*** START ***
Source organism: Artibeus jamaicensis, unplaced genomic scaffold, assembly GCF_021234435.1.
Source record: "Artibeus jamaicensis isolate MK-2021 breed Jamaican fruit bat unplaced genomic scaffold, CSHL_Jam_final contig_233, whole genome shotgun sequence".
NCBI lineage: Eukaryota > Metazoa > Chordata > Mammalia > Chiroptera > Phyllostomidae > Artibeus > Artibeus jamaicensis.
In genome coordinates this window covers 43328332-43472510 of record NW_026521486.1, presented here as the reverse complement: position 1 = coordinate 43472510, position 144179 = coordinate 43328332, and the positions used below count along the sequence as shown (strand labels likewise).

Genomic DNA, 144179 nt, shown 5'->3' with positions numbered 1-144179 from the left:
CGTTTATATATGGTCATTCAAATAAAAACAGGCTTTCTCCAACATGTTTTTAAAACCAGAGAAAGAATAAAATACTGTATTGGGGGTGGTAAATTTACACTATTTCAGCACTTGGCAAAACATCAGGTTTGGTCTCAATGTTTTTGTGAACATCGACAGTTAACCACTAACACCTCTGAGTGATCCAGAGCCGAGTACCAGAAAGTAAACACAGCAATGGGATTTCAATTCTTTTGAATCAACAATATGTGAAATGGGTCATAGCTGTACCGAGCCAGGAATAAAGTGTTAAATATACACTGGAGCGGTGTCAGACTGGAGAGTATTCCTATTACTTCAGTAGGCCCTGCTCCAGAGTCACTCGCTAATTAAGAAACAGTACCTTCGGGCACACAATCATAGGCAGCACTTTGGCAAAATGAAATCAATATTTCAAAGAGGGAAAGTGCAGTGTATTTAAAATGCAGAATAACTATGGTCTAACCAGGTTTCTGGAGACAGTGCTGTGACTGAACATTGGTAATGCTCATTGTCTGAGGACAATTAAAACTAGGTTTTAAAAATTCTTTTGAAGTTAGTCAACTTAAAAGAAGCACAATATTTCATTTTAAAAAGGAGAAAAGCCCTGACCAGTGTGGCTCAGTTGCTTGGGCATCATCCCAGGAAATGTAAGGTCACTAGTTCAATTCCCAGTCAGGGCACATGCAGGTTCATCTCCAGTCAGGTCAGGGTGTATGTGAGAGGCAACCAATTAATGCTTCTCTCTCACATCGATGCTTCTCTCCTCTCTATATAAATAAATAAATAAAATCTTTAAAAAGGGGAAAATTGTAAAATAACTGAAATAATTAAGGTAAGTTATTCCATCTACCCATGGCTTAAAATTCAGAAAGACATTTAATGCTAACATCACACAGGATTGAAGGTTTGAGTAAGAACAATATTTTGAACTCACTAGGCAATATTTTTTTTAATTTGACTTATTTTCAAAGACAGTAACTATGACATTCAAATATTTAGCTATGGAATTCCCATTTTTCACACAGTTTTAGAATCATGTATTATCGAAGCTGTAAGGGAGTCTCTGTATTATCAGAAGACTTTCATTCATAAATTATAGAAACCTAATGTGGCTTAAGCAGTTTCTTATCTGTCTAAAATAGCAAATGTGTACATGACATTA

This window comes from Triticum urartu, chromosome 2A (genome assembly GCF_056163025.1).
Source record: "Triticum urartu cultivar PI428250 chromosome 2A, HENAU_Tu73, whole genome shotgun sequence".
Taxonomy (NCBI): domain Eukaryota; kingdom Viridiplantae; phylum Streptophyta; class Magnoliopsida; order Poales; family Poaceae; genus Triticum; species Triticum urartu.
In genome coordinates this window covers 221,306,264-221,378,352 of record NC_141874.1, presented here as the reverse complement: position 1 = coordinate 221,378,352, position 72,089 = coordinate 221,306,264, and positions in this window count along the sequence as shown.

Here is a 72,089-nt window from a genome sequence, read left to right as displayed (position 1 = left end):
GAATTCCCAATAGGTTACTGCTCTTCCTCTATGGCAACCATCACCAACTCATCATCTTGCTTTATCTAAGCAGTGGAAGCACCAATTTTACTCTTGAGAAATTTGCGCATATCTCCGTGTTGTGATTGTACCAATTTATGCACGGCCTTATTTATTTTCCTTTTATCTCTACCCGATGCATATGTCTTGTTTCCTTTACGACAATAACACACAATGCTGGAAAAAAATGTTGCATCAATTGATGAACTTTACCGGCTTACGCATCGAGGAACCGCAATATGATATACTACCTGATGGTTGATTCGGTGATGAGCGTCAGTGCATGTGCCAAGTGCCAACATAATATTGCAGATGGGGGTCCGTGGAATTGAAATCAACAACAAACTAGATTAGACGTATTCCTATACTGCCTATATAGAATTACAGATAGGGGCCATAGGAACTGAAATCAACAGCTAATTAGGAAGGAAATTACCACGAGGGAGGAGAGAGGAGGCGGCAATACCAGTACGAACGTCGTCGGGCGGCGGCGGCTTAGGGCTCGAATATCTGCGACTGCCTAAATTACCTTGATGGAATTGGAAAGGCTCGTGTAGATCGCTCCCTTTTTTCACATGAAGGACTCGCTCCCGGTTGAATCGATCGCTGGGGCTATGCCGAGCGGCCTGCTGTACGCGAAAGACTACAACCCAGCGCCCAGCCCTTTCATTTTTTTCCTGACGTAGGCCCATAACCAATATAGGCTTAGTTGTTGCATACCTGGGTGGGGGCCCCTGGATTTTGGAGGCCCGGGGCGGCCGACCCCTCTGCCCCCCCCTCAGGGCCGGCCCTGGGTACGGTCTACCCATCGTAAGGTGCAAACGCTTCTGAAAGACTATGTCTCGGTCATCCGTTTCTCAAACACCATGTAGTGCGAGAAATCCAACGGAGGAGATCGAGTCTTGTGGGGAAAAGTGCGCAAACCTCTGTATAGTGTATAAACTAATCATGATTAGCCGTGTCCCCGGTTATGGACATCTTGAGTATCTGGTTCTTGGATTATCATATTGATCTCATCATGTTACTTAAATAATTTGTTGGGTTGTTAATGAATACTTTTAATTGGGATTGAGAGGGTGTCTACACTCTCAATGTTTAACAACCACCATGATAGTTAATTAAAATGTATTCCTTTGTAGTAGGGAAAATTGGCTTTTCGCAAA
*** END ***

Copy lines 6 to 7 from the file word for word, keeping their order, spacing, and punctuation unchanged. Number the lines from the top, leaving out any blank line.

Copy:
CGTTTATATATGGTCATTCAAATAAAAACAGGCTTTCTCCAACATGTTTTTAAAACCAGAGAAAGAATAAAATACTGTATTGGGGGTGGTAAATTTACACTATTTCAGCACTTGGCAAAACATCAGGTTTGGTCTCAATGTTTTTGTGAACATCGACAGTTAACCACTAACACCTCTGAGTGATCCAGAGCCGAGTACCAGAAAGTAAACACAGCAATGGGATTTCAATTCTTTTGAATCAACAATATGTGAAATGGGTCATAGCTGTACCGAGCCAGGAATAAAGTGTTAAATATACACTGGAGCGGTGTCAGACTGGAGAGTATTCCTATTACTTCAGTAGGCCCTGCTCCAGAGTCACTCGCTAATTAAGAAACAGTACCTTCGGGCACACAATCATAGGCAGCACTTTGGCAAAATGAAATCAATATTTCAAAGAGGGAAAGTGCAGTGTATTTAAAATGCAGAATAACTATGGTCTAACCAGGTTTCTGGAGACAGTGCTGTGACTGAACATTGGTAATGCTCATTGTCTGAGGACAATTAAAACTAGGTTTTAAAAATTCTTTTGAAGTTAGTCAACTTAAAAGAAGCACAATATTTCATTTTAAAAAGGAGAAAAGCCCTGACCAGTGTGGCTCAGTTGCTTGGGCATCATCCCAGGAAATGTAAGGTCACTAGTTCAATTCCCAGTCAGGGCACATGCAGGTTCATCTCCAGTCAGGTCAGGGTGTATGTGAGAGGCAACCAATTAATGCTTCTCTCTCACATCGATGCTTCTCTCCTCTCTATATAAATAAATAAATAAAATCTTTAAAAAGGGGAAAATTGTAAAATAACTGAAATAATTAAGGTAAGTTATTCCATCTACCCATGGCTTAAAATTCAGAAAGACATTTAATGCTAACATCACACAGGATTGAAGGTTTGAGTAAGAACAATATTTTGAACTCACTAGGCAATATTTTTTTTAATTTGACTTATTTTCAAAGACAGTAACTATGACATTCAAATATTTAGCTATGGAATTCCCATTTTTCACACAGTTTTAGAATCATGTATTATCGAAGCTGTAAGGGAGTCTCTGTATTATCAGAAGACTTTCATTCATAAATTATAGAAACCTAATGTGGCTTAAGCAGTTTCTTATCTGTCTAAAATAGCAAATGTGTACATGACATTA

This window comes from Triticum urartu, chromosome 2A (genome assembly GCF_056163025.1).